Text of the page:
The police don't want to know; an inquiry would expose incompetence in their high command. Even a narrative of events is likely to prove embarrassing to Sir Ian Blair:

6 July: An unknown number of London's hard-pressed policemen were despatched to protect the G8 conference at Gleneagles.

7 July: The Commissioner boasted on radio that London's security was "the envy of the policing world". Later that morning came the largest and bloodiest terrorist attack in London's history.

22 July: During a bungled surveillance operation, police shot dead an innocent Brazilian electrician and then pretended he had failed to stop after a police challenge and had worn a bulky overcoat that could have concealed exposives.

And so on.

The intelligence services do not want to know either; an inquiry would expose their complacency and lack of independence. They failed analytically: the Joint Terrorism Analysis Centre, which is responsible for all intelligence on terrorism, lowered the level of threat on 5 June with the immortal phrase: "There is no group with the current intent or capability to the attack the UK." And they failed operationally too: the leader of the 7 July plotters, Mohammed Sidique Khan, was picked up by a surveillance operation looking at a group of known terrorists. Subsequent articles in the press with a likely official provenance have suggested that the intelligence services do not have the resources to follow up on people with peripheral connections to a terrorist plot. An intelligence service which regards such individuals as not worth following up on because of resource problems is in deep trouble.

The intelligence services are over-dependent on their US counterparts. Worse, they operate to a political rather than a security agenda - as shown in the run-up to the Iraq war. The leadership hardly inspires confidence; MI6 is run by John Scarlett, a purveyor by appointment of dodgy dossiers to the Government, and MI5 by Dame Eliza Manningham-Buller, one of the most powerful members of the Joint Intelligence Committee. A single dissenting word from her in 2003 would have scuppered the whole dossier affair. Both these individuals allowed their judgement to be corrupted under political pressure.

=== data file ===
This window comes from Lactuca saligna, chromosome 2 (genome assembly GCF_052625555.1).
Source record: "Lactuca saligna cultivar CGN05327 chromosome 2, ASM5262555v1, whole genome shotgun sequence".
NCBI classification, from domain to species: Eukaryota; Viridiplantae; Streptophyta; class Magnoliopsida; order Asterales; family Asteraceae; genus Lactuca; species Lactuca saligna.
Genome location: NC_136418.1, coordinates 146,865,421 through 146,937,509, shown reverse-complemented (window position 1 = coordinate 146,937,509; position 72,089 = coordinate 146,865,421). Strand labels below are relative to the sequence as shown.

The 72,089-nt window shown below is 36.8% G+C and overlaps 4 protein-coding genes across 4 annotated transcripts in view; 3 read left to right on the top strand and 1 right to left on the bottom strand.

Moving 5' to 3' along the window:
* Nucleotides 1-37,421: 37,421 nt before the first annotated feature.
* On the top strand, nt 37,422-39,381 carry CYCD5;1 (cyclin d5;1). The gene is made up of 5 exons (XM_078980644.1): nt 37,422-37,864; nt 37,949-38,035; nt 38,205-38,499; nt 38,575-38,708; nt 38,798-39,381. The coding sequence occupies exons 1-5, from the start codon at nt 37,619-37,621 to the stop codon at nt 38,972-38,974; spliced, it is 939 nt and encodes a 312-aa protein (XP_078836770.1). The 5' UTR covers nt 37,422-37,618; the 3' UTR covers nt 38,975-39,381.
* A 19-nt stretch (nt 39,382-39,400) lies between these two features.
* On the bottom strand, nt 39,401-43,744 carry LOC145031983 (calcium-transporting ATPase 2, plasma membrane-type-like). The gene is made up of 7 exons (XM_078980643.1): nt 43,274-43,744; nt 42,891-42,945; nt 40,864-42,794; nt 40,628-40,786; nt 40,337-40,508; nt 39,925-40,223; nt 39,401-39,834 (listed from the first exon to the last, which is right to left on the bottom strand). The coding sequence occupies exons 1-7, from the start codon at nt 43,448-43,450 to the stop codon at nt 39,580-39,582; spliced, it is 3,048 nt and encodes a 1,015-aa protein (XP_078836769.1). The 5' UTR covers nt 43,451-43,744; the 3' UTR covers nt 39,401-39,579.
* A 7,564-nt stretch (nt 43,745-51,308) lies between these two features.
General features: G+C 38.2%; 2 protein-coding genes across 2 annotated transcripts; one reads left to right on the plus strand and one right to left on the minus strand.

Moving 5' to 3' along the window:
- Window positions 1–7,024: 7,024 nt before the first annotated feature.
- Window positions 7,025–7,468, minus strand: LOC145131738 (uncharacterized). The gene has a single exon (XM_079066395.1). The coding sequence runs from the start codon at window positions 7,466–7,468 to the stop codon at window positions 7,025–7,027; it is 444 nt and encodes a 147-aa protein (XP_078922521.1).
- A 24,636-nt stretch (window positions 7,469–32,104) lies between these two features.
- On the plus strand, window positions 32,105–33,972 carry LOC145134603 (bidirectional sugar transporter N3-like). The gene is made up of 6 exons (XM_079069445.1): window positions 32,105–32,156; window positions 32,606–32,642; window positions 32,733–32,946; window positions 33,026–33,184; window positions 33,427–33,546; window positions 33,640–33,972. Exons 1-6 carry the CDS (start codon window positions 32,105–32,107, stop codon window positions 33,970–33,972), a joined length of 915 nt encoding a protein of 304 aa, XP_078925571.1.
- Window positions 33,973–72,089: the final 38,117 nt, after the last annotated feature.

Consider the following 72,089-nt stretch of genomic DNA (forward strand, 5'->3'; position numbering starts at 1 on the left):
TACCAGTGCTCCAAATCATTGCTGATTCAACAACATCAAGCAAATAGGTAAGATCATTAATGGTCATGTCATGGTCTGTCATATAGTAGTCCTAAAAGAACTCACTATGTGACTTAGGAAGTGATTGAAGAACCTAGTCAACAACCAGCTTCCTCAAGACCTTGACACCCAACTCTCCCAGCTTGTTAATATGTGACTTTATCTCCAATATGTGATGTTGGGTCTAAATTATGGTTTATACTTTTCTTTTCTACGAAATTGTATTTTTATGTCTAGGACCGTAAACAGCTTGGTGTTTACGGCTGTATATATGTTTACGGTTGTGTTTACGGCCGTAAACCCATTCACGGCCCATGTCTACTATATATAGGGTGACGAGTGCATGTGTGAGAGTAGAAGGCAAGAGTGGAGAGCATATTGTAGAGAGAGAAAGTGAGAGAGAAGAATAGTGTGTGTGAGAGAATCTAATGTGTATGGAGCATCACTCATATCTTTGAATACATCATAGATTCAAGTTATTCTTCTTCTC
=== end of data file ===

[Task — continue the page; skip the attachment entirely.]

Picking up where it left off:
The only people who do want an inquiry are the public - the targets of the attacks on 7 and 21 July. A properly organised security and intelligence apparatus would have had a good chance of detecting and preventing the 7 July attacks. If we cannot foil terrorist plots in which the ringleader has come to the attention of the intelligence services, what hope have we of stopping more sophisticated and possibly more deadly plots?

The best way to close off vulnerabilities in our intelligence and security services is to follow America's 9/11 inquiry in learning lessons for the future. Let's emulate the American people, who took control of their servants, the politicians, and forced them to hold a public, bipartisan inquiry.

Crispin Black is a former government intelligence analyst, and author of '7-7: What Went Wrong'